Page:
However, there is a technique that can let the user know if he is dealing with a phishing operation or not. When such a pop-up appears, just press the Home button. If the window disappears, it was a fake. Félix offers a second solution, that of entering your iOS identifiers directly in the settings rather than entering them in the window. Be careful !
iOS Privacy: steal.password – Easily get the user’s Apple ID password, just by asking
Will the Chinese be deprived of smartphones from the apple brand? This is in any case the wish of Qualcomm, the world’s leading manufacturer of chips for smartphones, according to Bloomberg. The American company has taken a Beijing intellectual property court to seek an injunction prohibiting Apple from producing and selling iPhones in China. Qualcomm’s complaint concerns infringement of three patents which cover battery usage and Force Touch touchscreen technology found in iPhones.
Qualcomm’s legal maneuver is part of the open war between it and Apple for several months. Indeed, the semiconductor specialist accuses the Cupertino company of abusing its dominant position in order not to pay the full price of its patented technologies. At the same time, Apple believes that Qualcomm is charging too high a royalty for the technologies used in its devices, especially the chips in iPhones.
At the dawn of the release of the iPhone X, however, Apple shows no signs of concern about the complaint of the American supplier. The firm headed by Tim Cook believes that Qualcomm’s procedure is “baseless“. “As with their other maneuvers in court, we believe this latest legal operation will fail.Apple said.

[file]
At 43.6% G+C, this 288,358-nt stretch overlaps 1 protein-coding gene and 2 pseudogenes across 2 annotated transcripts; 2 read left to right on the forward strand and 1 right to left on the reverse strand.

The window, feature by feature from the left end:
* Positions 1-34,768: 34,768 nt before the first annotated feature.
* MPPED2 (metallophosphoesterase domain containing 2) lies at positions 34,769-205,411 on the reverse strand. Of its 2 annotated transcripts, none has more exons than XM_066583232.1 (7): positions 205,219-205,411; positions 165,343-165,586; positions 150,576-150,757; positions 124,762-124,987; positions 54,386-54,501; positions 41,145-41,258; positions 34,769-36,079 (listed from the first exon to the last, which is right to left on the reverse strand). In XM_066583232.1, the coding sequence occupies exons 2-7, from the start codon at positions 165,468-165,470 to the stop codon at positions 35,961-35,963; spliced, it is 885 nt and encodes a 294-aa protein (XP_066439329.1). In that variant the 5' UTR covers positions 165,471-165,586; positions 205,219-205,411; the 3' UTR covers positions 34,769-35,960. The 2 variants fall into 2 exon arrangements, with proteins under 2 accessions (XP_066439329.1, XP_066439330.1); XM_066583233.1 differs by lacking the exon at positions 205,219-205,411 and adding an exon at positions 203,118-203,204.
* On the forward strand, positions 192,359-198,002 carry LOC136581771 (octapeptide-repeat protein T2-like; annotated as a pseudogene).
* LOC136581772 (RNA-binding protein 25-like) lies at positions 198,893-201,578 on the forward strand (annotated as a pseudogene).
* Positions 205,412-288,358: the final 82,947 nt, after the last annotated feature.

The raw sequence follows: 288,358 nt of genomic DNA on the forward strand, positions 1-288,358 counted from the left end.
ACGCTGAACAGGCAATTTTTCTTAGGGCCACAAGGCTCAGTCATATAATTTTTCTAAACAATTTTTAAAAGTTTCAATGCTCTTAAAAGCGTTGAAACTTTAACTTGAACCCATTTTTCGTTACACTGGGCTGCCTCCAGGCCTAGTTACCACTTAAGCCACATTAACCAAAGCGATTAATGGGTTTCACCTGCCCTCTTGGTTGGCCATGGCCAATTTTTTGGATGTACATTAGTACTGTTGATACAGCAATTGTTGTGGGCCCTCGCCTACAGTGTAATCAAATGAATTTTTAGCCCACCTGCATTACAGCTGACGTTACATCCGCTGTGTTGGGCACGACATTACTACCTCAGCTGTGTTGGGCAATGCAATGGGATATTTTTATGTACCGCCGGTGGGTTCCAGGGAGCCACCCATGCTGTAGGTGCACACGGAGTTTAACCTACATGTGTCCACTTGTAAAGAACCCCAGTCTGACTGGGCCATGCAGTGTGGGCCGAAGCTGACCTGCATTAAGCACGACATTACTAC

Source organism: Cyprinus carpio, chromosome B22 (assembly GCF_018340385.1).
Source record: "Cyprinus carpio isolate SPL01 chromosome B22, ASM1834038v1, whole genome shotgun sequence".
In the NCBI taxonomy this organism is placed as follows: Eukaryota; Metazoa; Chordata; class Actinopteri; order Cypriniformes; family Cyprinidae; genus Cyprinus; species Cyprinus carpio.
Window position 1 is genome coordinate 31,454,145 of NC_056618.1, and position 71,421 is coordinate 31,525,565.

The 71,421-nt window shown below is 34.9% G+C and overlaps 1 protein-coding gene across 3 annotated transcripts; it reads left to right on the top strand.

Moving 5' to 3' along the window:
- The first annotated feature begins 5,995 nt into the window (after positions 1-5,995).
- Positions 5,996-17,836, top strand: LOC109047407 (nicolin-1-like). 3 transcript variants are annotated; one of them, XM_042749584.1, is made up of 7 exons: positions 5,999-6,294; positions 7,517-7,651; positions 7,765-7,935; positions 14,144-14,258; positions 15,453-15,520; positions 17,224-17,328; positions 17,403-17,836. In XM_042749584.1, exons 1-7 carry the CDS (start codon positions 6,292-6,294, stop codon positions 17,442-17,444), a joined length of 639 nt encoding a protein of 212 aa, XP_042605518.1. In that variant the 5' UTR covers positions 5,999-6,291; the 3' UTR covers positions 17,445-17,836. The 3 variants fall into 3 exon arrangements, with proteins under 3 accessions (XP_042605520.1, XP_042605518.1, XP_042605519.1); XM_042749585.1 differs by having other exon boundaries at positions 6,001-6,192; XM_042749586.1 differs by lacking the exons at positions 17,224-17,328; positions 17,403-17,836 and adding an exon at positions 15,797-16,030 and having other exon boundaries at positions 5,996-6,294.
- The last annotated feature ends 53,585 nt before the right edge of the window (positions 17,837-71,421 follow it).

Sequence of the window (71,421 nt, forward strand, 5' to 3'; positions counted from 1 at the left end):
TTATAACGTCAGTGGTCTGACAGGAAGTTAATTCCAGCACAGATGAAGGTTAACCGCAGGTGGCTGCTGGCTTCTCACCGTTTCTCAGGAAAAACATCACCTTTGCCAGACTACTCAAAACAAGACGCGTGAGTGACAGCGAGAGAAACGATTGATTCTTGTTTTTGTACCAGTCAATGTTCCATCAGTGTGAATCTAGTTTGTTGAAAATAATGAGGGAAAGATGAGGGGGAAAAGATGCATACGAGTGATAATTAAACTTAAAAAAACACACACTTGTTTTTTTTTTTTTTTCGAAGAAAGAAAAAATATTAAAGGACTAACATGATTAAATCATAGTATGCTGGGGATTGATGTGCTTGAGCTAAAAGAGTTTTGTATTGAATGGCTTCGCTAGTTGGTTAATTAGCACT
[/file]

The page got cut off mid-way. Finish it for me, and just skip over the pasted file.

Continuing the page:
The stake is now identified: progress in robotics, automation and artificial intelligence will have a major effect at least, devastating if we are to believe the Cassandras of tech conferences, in the job market.
Yesterday again in Insiders, we told you about Masayoshi San, CEO of SoftBank, whose 93 billion from the Vision Fund fund a priori very diverse investments, but which ultimately pursue the same guideline: to be a stakeholder in the new era industrial company that is committed.
It is now Google’s turn, which we know will logically also be one of the key players at the helm of this transformation, to invest in the consequences of this transition, particularly socio-economic.
Sundar Pichai, CEO of Google, announced yesterday at an event in Pittsburgh, Grow with Google. This initiative, endowed with a billion dollars, will aim to support associations in their efforts to train American workers. The choice of Pittsburgh is not trivial: the former steel capital, the city has been able to reinvent itself thanks to technology: the old factories are now home to leading companies in fields such as robotics and autonomous driving.
10 million dollars will thus be allocated to the sole creation of a Digital Career Accelerator, in collaboration with Goodwill, an American reintegration association, in order to train in high-tech professions.